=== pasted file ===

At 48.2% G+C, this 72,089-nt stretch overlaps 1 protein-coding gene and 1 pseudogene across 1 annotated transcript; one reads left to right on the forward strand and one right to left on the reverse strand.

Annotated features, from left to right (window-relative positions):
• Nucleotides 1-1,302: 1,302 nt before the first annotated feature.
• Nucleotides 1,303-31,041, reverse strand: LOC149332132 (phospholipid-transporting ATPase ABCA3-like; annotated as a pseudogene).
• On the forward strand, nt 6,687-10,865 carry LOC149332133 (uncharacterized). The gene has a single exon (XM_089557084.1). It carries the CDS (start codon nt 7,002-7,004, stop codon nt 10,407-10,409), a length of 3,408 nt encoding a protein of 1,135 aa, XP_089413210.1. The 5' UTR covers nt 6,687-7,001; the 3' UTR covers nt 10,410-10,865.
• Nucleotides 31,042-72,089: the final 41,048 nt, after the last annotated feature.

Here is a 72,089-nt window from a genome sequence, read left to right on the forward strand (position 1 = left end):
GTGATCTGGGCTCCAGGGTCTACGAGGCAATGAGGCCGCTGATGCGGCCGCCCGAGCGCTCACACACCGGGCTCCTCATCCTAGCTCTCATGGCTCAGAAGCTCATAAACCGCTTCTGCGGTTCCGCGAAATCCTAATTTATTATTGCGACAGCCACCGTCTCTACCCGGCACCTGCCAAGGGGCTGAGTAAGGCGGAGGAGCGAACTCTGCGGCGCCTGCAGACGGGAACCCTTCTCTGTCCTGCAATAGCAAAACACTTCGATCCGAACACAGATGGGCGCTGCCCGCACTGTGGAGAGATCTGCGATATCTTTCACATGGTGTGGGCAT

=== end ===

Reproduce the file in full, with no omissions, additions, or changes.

At 48.2% G+C, this 72,089-nt stretch overlaps 1 protein-coding gene and 1 pseudogene across 1 annotated transcript; one reads left to right on the forward strand and one right to left on the reverse strand.

Annotated features, from left to right (window-relative positions):
• Nucleotides 1-1,302: 1,302 nt before the first annotated feature.
• Nucleotides 1,303-31,041, reverse strand: LOC149332132 (phospholipid-transporting ATPase ABCA3-like; annotated as a pseudogene).
• On the forward strand, nt 6,687-10,865 carry LOC149332133 (uncharacterized). The gene has a single exon (XM_089557084.1). It carries the CDS (start codon nt 7,002-7,004, stop codon nt 10,407-10,409), a length of 3,408 nt encoding a protein of 1,135 aa, XP_089413210.1. The 5' UTR covers nt 6,687-7,001; the 3' UTR covers nt 10,410-10,865.
• Nucleotides 31,042-72,089: the final 41,048 nt, after the last annotated feature.

Here is a 72,089-nt window from a genome sequence, read left to right on the forward strand (position 1 = left end):
GTGATCTGGGCTCCAGGGTCTACGAGGCAATGAGGCCGCTGATGCGGCCGCCCGAGCGCTCACACACCGGGCTCCTCATCCTAGCTCTCATGGCTCAGAAGCTCATAAACCGCTTCTGCGGTTCCGCGAAATCCTAATTTATTATTGCGACAGCCACCGTCTCTACCCGGCACCTGCCAAGGGGCTGAGTAAGGCGGAGGAGCGAACTCTGCGGCGCCTGCAGACGGGAACCCTTCTCTGTCCTGCAATAGCAAAACACTTCGATCCGAACACAGATGGGCGCTGCCCGCACTGTGGAGAGATCTGCGATATCTTTCACATGGTGTGGGCAT